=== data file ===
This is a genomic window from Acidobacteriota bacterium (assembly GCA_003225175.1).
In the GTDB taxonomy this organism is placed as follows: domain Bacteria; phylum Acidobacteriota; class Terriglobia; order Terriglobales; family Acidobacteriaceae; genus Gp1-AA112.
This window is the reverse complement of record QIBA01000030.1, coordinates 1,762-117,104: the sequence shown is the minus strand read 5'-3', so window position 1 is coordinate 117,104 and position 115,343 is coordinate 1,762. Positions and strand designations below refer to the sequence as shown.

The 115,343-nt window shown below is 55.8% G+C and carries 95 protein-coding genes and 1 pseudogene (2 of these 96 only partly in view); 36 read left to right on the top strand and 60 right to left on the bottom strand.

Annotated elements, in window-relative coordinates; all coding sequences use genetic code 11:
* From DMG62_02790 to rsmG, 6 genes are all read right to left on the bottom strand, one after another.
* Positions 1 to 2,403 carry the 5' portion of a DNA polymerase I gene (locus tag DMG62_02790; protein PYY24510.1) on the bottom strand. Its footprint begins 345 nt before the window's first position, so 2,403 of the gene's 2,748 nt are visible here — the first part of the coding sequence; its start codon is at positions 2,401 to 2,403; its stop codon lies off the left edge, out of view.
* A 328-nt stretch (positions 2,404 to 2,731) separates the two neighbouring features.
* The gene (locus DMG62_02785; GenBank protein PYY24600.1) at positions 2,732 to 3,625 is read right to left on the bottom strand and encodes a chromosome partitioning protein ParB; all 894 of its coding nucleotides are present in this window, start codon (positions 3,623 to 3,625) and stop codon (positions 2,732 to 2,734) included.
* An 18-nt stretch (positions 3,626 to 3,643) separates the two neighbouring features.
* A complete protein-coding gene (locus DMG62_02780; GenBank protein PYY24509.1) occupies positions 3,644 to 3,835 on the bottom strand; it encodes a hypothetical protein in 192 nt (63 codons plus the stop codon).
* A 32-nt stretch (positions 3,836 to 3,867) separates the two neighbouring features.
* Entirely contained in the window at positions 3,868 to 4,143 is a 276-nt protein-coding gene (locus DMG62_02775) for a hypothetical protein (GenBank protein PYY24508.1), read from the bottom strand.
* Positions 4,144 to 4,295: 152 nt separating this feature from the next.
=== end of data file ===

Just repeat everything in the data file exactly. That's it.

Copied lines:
This is a genomic window from Acidobacteriota bacterium (assembly GCA_003225175.1).
In the GTDB taxonomy this organism is placed as follows: domain Bacteria; phylum Acidobacteriota; class Terriglobia; order Terriglobales; family Acidobacteriaceae; genus Gp1-AA112.
This window is the reverse complement of record QIBA01000030.1, coordinates 1,762-117,104: the sequence shown is the minus strand read 5'-3', so window position 1 is coordinate 117,104 and position 115,343 is coordinate 1,762. Positions and strand designations below refer to the sequence as shown.

The 115,343-nt window shown below is 55.8% G+C and carries 95 protein-coding genes and 1 pseudogene (2 of these 96 only partly in view); 36 read left to right on the top strand and 60 right to left on the bottom strand.

Annotated elements, in window-relative coordinates; all coding sequences use genetic code 11:
* From DMG62_02790 to rsmG, 6 genes are all read right to left on the bottom strand, one after another.
* Positions 1 to 2,403 carry the 5' portion of a DNA polymerase I gene (locus tag DMG62_02790; protein PYY24510.1) on the bottom strand. Its footprint begins 345 nt before the window's first position, so 2,403 of the gene's 2,748 nt are visible here — the first part of the coding sequence; its start codon is at positions 2,401 to 2,403; its stop codon lies off the left edge, out of view.
* A 328-nt stretch (positions 2,404 to 2,731) separates the two neighbouring features.
* The gene (locus DMG62_02785; GenBank protein PYY24600.1) at positions 2,732 to 3,625 is read right to left on the bottom strand and encodes a chromosome partitioning protein ParB; all 894 of its coding nucleotides are present in this window, start codon (positions 3,623 to 3,625) and stop codon (positions 2,732 to 2,734) included.
* An 18-nt stretch (positions 3,626 to 3,643) separates the two neighbouring features.
* A complete protein-coding gene (locus DMG62_02780; GenBank protein PYY24509.1) occupies positions 3,644 to 3,835 on the bottom strand; it encodes a hypothetical protein in 192 nt (63 codons plus the stop codon).
* A 32-nt stretch (positions 3,836 to 3,867) separates the two neighbouring features.
* Entirely contained in the window at positions 3,868 to 4,143 is a 276-nt protein-coding gene (locus DMG62_02775) for a hypothetical protein (GenBank protein PYY24508.1), read from the bottom strand.
* Positions 4,144 to 4,295: 152 nt separating this feature from the next.